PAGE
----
McGlade: Learning to trust the wonderWritten by Eric McGlade | | email@example.com
Most religions begin with a story. That story infects the imagination of the practitioner with a sense of wonder and hope. Encounters with the holy, albeit fleeting, break through into the soul and the celebrant senses a belonging to something greater than the self.
That something has different names. For some it is God. For others it might be Allah or Yahweh or Jesus Christ or Vishnu or Buddha or the Great Spirit or Mother Mary or Sophia, or the Ground of Being or whatever. Regardless, the story becomes important because it is the Rosetta stone of a particular religious community’s faith.
Without the story, there is no wonder. Without the wonder, there is no encounter. Without the encounter, there is no sense of belonging to something greater than the self … and so it goes.
For the most part, these stories from varied faith communities are healing, life-enriching and liberating. At their core is a simple affirmation: There is something transcendent out there beyond the self (or deep within the self) that is generous, gracious and desires for us a holistic, peaceable and just life. So candles are lit, songs are sung, rites and rituals are rehearsed annually at the appointed time. These things are done so that we practitioners of our various faith disciplines might remember and allow the holy to rekindle that sense of wonder that is often worn away by the brutalities and vulgarities of life.
Two things never cease to amaze me. The first is that these ancient rites and celebrations still have a lot of punch to them. This is one of the grand mysteries of the practice of the religious life. Every year my parishion -ers and I work to get that pregnant mother to Bethlehem so that this child of hers (and ours) can get born and then gently laid in a manger. And every year, no matter how crazy the marketplace is behaving and how overscheduled our calendars are, the silence of that night breaks through and the tired and beleaguered spirit rediscovers the bread of heaven.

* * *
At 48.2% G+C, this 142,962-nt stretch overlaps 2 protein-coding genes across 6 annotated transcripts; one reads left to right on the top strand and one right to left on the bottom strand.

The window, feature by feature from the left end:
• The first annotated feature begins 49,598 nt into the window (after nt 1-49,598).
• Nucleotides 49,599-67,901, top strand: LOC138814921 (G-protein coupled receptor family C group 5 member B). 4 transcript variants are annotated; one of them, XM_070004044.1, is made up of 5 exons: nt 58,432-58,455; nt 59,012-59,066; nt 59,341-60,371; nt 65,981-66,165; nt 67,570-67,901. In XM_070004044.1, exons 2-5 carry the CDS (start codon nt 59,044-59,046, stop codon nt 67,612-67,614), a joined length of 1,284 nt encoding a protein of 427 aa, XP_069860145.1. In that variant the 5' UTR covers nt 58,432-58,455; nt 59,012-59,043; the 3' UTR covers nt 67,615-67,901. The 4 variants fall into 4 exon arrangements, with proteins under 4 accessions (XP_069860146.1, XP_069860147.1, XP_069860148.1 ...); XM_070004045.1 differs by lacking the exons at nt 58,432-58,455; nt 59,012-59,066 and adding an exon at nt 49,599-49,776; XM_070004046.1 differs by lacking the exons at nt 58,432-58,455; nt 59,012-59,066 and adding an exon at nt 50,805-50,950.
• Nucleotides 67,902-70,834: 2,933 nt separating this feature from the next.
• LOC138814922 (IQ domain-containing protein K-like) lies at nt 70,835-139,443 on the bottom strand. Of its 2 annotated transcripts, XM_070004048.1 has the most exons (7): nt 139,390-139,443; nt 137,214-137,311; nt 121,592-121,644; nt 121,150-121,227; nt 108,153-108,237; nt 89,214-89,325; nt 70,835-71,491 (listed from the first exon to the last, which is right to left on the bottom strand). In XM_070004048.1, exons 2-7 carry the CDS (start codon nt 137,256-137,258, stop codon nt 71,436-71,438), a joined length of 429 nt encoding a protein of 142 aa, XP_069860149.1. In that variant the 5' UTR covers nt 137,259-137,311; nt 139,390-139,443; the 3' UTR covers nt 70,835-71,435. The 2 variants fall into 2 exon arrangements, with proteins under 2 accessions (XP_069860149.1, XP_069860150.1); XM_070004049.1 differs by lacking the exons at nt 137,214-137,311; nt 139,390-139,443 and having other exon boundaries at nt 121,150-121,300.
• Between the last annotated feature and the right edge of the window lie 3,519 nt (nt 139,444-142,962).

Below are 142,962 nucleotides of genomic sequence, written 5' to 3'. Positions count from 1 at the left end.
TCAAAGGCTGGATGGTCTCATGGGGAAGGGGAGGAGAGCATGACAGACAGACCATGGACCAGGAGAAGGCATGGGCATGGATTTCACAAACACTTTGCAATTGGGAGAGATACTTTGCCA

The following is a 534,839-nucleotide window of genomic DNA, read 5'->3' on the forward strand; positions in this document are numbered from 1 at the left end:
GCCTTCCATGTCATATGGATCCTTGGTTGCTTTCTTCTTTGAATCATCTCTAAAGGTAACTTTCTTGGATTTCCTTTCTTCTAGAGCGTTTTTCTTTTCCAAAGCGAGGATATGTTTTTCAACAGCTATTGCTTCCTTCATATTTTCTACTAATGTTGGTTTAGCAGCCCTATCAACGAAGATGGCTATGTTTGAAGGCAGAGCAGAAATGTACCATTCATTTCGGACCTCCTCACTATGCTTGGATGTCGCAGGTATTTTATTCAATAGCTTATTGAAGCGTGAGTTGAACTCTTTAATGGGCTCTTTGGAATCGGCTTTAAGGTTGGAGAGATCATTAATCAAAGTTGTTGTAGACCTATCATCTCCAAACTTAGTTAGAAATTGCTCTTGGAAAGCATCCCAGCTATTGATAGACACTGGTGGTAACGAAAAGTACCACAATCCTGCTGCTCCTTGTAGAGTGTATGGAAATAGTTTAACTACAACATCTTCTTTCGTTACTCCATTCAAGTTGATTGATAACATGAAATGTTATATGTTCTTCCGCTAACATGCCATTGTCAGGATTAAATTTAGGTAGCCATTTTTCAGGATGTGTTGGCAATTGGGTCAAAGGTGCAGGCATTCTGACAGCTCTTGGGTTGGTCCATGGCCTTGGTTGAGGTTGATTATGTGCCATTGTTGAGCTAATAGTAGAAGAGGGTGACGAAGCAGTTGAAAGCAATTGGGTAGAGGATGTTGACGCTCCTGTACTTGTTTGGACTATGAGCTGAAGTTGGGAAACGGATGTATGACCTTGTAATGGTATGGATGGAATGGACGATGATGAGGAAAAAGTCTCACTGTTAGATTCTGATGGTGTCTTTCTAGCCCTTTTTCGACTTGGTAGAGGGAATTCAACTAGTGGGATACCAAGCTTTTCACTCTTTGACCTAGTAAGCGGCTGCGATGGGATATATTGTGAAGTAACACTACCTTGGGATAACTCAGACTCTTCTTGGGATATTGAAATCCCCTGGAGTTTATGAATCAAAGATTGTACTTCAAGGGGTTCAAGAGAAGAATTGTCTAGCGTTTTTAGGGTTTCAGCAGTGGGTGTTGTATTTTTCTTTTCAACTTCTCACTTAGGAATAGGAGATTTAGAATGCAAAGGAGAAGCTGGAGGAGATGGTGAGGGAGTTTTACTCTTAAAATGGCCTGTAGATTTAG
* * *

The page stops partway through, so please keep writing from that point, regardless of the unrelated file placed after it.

I like that very much.
The second is more troubling. How quickly those of us who wear the mantle of “religious” allow the healing and reconciling power of these stories to drift away. We replace that power with the harder edge of doctrine, law and belief. We are quick to make judgments, draw our lines, define who is in and who is out, who is saved and who isn’t, who is going to heaven and who will roast forever. This temptation to moral certainty has led to diverse acts of character assassination, prejudice, violence and wars throughout human history. It is no wonder that so many today will confess to being “spiritual” but not “religious.”
Religion is not rational. The problem is, many of us in the religious community want religion to be rational. This leads us to define, objectify and literalize the stories of faith. Once this has happened, the story loses its natural power to inspire wonder, instill hope and bring healing. It becomes a hammer or, as the late Leonard Bernstein suggested in the sermon portion of his “MASS”: “God gave us the cross. We turned it into a sword.” All that is left is the brute force of decree. It is no wonder that one afternoon I found myself pinned to a storefront window by an overbearing street preacher shouting at me that I was headed to a rather hot and uncomfortable destiny if I did not accept his particular blend of the faith tradition I practice.
Religion at its healthiest is mythical. It is driven by a story and if we are willing to trust the story and get lost in it, a sense of wonder emerges. The interesting thing about wonder is that it never requires of us the need to be “right” about something. It never requires of us the need to control or define or even divide. It only requires of us our imagination and a willingness to simply “be” in the moment, a moment when we encounter the holiest of all mysteries: that we are loved — all of us — and because of that, we all belong to each other.
The Reverend Eric McGlade is pastor of Trinity United Methodist Church in Bowling Green.